Heart Disease, Sausage Link?

by Leigh on November 24, 2014

pig in blanket

This kind of pig in a blanket is good for your heart. Sausages aren’t.

Processed red meats, including sausages and ham, significantly increase the risk of heart failure and death from heart failure, according to a study published in the journal Circulation: Heart Failure. The report, by Dr Joanna Kaluza of Warsaw University of Life Sciences, Poland, included calculations of an 8% and 38% increase in the risk of new heart failure and HF-death for every extra 50g of processed meat consumed daily.

This study looked at participants in the Cohort of Swedish Men, with data taken from those already consuming low to moderate levels of processed red meats. The researchers accounted for known risk factors such as a history of heart attack, excess calorie consumption, and poor intake of whole grains, fruits, and vegetables. The researchers also adjusted for age, education, smoking, body-mass index, total physical activity, aspirin use, supplement use, family history of MI under the age of 60, and consumption levels for alcohol and fish.


The records of more than 37,000 men were studied, with the men aged from 45 to 79. These men had no history of heart failure or ischemic heart disease when they were enrolled in the study, and their health status was monitored for an average of 11.8 years, with dietary intake self-reported.

250% Increase in Risk of Death with Processed Red Meat

Compared to men who ate less than 25g of processed red meat per day, those who ate more than 75g were almost two and a half times more likely to have died from heart failure during the time of the study, and those eating between 50 and 75g were almost one and a half times as likely to have died from heart failure. Onset of new heart failure was 28% more likely to occur in those eating over 75g of processed red meat per day compared to under 25g.

Why Processed Red Meat Might Increase Heart Failure Risk

What could be causing the increase in cardiovascular disease associated with processed red meat intake? The likely culprits are sodium content in these processed meats, combined with food additives including nitrates. Other factors may be the chemicals produced during curing processes such as smoking. Such chemicals may cause increased inflammation in the body, have adverse effects on hormone levels, blood viscosity, cholesterol and triglycerides, and cellular signalling, and lead to free radical damage and less effective healing and repair of tissues and DNA.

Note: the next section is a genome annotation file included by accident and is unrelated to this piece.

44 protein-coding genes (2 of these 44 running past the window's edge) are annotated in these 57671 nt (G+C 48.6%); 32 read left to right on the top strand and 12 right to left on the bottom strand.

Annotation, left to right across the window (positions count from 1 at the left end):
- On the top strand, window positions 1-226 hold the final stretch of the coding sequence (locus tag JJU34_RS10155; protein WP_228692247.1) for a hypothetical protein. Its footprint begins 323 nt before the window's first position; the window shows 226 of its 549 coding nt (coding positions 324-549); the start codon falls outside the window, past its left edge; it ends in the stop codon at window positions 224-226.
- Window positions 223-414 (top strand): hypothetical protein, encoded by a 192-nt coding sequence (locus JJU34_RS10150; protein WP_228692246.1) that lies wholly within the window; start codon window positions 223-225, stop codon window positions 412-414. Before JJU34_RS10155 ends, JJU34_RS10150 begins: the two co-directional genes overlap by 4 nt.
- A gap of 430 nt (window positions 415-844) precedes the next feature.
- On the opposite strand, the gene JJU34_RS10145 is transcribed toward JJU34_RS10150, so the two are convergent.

The authors of the study noted that their findings are consistent with other studies looking at this issue and offer further support for “the recommendation to limit consumption of processed red meat.” The average weight of a sausage link is 80g, meaning that a 50g increase in processed red meat amounts to less than an extra sausage a day.


Increased Stroke Risk for Processed Red Meat

Earlier studies using the same Swedish Cohort date have also found that those eating the highest, versus the lowest, levels of processed red meat had a 23% increased risk of stroke and an 18% increase in the risk of cerebral infarction over 10 years. In the European Prospective Investigation into Cancer and Nutrition (EPIC) study those eating the highest levels of processed red meat (versus lowest) had increases of more than 70% in cardiovascular death, and 43% for death from cancer. In fact, the likelihood of death from any cause was increased by 18% over the 12 years of this study for those who ate the highest levels of processed red meat.

Of course, relying on self-reported dietary intake, and categorising a number of differently processed red meats as a single category make this study somewhat problematic. However, given the increasing weight of evidence in favour of benefits from a plant-based diet featuring wholefoods and minimal or no animal products, it isn’t surprising that many physicians are counselling patients to reduce or cut out processed red meats and look for alternative sources of protein, such as legumes, nuts, and seeds.

Reference

Kaluza J, Åkesson A, Wolk A. Processed and unprocessed red meat consumption and risk of heart failure: A prospective study of men. Circ Heart Fail 2014; DOI:10.1161/CIRCHEARTFAILURE.113.000921.

Green Web Hosting! This site hosted by DreamHost. Want carbon-neutral webhosting with great customer service? Try DreamHost and use code 'Vegans' for a third off!

{ 0 comments… add one now }

Leave a Comment

Previous post:

Next post: